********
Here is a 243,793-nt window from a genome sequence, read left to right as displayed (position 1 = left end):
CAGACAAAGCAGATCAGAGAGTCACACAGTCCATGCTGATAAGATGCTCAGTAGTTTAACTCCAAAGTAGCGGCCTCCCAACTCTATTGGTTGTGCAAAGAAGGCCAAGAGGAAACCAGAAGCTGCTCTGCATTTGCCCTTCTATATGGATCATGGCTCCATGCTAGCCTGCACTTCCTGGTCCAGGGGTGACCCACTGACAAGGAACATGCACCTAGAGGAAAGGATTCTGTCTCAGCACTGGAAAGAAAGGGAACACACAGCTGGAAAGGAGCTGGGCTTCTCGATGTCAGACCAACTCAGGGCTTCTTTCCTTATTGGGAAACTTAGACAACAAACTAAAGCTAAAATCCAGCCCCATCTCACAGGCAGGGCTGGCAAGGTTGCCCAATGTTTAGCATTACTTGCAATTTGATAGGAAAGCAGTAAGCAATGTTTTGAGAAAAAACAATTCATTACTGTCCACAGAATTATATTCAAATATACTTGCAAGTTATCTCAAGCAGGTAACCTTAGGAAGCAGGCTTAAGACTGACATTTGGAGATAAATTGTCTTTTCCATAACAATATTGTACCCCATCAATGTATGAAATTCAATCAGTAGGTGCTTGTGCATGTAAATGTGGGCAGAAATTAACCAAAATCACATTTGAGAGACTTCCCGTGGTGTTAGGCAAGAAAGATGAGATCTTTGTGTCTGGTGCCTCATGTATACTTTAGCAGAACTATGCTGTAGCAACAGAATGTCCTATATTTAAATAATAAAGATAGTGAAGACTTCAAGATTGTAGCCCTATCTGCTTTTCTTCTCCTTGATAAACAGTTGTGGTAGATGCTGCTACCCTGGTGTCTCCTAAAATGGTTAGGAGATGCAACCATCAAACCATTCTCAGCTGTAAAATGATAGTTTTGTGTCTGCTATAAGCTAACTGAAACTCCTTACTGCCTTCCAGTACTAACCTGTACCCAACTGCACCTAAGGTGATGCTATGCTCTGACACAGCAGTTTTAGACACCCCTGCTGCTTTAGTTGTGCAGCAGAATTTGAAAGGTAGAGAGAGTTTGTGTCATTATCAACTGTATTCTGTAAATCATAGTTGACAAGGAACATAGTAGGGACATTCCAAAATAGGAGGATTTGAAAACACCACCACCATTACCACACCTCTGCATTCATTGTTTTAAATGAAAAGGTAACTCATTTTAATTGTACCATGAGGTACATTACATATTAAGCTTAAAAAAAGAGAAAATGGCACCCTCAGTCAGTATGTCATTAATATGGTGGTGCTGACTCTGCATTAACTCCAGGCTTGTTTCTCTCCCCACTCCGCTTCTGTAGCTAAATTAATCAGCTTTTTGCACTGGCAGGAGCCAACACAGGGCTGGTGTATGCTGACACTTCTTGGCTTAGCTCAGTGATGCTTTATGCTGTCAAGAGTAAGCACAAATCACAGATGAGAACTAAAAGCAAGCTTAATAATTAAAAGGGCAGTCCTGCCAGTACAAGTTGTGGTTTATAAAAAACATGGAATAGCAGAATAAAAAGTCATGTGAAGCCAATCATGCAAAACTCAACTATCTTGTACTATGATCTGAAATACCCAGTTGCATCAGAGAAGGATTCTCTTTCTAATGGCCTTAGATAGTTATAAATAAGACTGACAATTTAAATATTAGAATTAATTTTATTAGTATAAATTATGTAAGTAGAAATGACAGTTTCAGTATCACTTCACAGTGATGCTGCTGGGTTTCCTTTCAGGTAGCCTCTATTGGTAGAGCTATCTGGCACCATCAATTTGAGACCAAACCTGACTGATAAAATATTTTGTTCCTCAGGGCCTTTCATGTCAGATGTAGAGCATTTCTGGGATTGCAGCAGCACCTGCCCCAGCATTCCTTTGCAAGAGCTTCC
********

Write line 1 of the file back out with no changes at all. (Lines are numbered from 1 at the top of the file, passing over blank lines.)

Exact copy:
Here is a 243,793-nt window from a genome sequence, read left to right as displayed (position 1 = left end):